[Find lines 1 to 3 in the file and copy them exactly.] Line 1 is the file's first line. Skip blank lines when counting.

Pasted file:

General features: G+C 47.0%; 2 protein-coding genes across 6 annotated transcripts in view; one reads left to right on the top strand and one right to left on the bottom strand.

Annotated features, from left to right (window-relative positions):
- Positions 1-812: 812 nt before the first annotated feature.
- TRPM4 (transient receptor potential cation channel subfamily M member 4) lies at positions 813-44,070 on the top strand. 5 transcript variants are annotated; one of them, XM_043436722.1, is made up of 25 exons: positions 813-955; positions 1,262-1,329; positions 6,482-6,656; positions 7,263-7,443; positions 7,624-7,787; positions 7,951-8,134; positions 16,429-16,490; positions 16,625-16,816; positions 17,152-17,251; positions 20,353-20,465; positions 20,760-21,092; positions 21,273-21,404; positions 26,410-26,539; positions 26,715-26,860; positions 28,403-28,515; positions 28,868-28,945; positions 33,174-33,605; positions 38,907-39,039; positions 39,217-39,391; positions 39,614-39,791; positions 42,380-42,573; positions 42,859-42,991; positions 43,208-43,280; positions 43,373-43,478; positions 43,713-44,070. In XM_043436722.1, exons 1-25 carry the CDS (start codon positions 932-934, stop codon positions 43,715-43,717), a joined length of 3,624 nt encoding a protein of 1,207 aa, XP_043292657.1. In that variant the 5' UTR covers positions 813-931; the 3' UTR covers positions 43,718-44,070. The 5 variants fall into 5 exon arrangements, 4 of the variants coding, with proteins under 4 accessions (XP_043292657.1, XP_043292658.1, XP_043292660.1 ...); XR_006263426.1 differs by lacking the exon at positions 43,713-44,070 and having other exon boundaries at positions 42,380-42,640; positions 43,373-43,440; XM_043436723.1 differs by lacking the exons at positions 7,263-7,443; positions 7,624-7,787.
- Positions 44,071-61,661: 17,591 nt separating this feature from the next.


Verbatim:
General features: G+C 47.0%; 2 protein-coding genes across 6 annotated transcripts in view; one reads left to right on the top strand and one right to left on the bottom strand.

Annotated features, from left to right (window-relative positions):
- Positions 1-812: 812 nt before the first annotated feature.